Parents Who’ve Lost a Baby Understand the Importance of Chrissy Teigen’s Bereavement Photos

Photo credit: Chrissy Teigen/Instagram
Photo credit: Chrissy Teigen/Instagram

From Woman’s Day

Trigger warning: this post discusses infant loss.

Melanie Rodger was a 20-year-old soon-to-be mom living on a military base in Japan with her husband, as excited as anyone would be when they’re expecting. She had enjoyed a textbook pregnancy for 32 weeks, imagining all the future memories she would make as a mom to a newborn son. Then, during a routine OB-GYN appointment, her doctor started to show concern: at 35 weeks pregnant her belly was measuring about the same as it was at 32 weeks. Something was wrong.

“The OB called me on a Friday night, and we had tickets to see the new Harry Potter movie out in town at a Japanese theater,” Rodger tells Woman’s Day. “I remember the phone ringing right before we left and I thought, ‘Who would be calling on six o’clock on a Friday night?’ So I answered the phone and it was the OB I had seen that day and he had told me that they were more concerned than they’d ever been my entire pregnancy.”

Rodger had been diagnosed with “intrauterine growth restriction” — a condition in which a fetus grows smaller than it should be and, as a result, is at higher risk of low birth rate, decreased oxygen levels post-birth, problems handling the stress of labor and delivery, trouble maintaining body temperature, and high red blood cell count. Her doctor told her they would likely induce her at 37 weeks, but not to worry: at most an induction would require a week’s stay at the hospital and some steroid injections for her son so that his lungs could develop. The following Monday, Rodger was induced.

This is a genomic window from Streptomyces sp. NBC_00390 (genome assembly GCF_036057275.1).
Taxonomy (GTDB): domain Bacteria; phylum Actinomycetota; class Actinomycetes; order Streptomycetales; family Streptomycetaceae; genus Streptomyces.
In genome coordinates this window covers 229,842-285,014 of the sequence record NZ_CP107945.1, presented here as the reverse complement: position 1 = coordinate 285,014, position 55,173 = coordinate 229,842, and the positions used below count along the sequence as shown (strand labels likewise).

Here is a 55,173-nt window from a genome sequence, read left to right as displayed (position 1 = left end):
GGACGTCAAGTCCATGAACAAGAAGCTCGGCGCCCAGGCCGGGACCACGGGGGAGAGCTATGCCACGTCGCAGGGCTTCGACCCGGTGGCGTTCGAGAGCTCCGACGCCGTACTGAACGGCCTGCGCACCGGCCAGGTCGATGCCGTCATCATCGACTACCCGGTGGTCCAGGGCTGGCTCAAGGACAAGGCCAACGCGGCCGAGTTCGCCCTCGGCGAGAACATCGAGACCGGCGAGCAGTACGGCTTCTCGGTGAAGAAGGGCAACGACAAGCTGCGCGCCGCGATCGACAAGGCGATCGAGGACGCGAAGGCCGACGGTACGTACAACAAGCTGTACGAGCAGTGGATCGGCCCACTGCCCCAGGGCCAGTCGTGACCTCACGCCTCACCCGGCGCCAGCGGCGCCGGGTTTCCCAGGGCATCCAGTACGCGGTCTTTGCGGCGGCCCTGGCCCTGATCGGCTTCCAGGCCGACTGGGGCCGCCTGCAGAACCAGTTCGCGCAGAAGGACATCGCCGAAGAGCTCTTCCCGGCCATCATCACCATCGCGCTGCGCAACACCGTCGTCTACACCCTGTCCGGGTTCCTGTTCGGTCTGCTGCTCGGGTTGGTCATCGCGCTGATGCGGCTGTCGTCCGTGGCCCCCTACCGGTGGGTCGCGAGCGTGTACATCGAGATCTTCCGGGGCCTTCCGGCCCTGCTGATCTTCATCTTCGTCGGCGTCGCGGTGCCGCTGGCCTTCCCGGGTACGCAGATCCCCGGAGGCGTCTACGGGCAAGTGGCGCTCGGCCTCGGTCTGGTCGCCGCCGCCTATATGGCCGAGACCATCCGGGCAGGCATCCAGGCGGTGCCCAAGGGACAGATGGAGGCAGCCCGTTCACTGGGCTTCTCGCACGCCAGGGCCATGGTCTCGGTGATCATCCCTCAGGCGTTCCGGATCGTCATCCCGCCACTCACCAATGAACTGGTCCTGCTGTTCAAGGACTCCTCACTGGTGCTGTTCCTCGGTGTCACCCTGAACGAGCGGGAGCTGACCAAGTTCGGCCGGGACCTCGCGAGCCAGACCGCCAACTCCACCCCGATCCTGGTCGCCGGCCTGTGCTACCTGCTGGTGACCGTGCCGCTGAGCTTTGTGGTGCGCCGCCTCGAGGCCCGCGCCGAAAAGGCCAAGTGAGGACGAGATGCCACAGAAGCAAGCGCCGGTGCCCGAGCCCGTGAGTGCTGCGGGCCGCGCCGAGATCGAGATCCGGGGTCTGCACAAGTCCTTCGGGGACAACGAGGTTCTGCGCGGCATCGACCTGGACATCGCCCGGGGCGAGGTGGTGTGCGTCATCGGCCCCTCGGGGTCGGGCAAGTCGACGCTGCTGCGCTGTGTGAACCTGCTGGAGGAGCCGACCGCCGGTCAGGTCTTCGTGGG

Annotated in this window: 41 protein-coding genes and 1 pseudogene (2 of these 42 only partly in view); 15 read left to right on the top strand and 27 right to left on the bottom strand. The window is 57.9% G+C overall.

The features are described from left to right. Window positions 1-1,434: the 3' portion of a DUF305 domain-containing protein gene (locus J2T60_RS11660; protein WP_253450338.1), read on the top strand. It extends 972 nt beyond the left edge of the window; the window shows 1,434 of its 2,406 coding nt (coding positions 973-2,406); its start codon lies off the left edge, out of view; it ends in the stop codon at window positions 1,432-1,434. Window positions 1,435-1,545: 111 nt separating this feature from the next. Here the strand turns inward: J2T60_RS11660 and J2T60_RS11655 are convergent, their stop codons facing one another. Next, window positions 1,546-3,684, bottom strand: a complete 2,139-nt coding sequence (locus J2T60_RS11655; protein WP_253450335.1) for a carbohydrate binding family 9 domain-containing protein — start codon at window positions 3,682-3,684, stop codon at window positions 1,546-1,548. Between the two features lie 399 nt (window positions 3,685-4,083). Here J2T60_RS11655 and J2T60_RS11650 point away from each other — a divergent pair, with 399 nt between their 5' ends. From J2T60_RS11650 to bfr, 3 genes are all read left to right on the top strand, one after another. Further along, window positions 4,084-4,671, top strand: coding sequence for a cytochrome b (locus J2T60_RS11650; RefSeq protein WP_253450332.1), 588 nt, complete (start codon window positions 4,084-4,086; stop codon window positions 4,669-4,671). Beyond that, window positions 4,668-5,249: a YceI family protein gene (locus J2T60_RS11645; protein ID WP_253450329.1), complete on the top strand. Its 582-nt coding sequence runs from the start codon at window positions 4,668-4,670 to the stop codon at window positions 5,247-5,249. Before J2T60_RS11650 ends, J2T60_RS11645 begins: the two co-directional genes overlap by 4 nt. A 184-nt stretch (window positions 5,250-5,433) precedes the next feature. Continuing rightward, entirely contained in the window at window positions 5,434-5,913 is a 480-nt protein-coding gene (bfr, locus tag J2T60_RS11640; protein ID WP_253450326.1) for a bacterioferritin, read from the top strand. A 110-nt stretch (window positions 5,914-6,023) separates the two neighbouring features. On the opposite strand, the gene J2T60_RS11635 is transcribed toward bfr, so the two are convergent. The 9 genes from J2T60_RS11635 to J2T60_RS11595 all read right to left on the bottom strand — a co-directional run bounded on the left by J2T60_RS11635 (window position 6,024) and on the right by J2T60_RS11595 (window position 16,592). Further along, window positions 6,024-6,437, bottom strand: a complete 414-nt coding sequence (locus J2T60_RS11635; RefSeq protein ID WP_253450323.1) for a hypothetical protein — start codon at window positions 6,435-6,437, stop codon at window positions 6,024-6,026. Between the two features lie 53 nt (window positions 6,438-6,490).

“I remember this rush of excitement, like ‘OMG it’s finally that time to have a baby and he’s going to be here. He’s going to be our baby,'” Rodger says.

Photo credit: Photo courtesy of Melanie Roger
Photo credit: Photo courtesy of Melanie Roger

After 32 hours of labor, baby Bennett was born at 2:00 a.m. on Thanksgiving morning. Rodger wasn’t able to hold him, as he was rushed to the warming table and then quickly to the nursery. But still, she wasn’t worried. “When he was born alive and crying I didn’t think there was going to be any situation when he wasn’t coming home with us,” she says.

30 hours later, baby Bennett died.

So when Rodger saw the pictures Chrissy Teigen posted of her pregnancy and infant loss, she instantly knew how Teigen felt. The helplessness that follows the realization that there’s nothing more the doctors can do. The pain of having all your future plans — all the family outings, birthday parties, and lazy Sundays spent cuddling on the family couch — that you’ve conjured up in your brain suddenly vanish. The devastating emptiness and overwhelming sense of longing that leaves you almost breathless the moment you walk out of the hospital without a baby.

“I saw the first picture she posted, just looking down at her feet

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Chrissy Teigen Breaks Her Silence Following the Tragic Loss of Her Baby Boy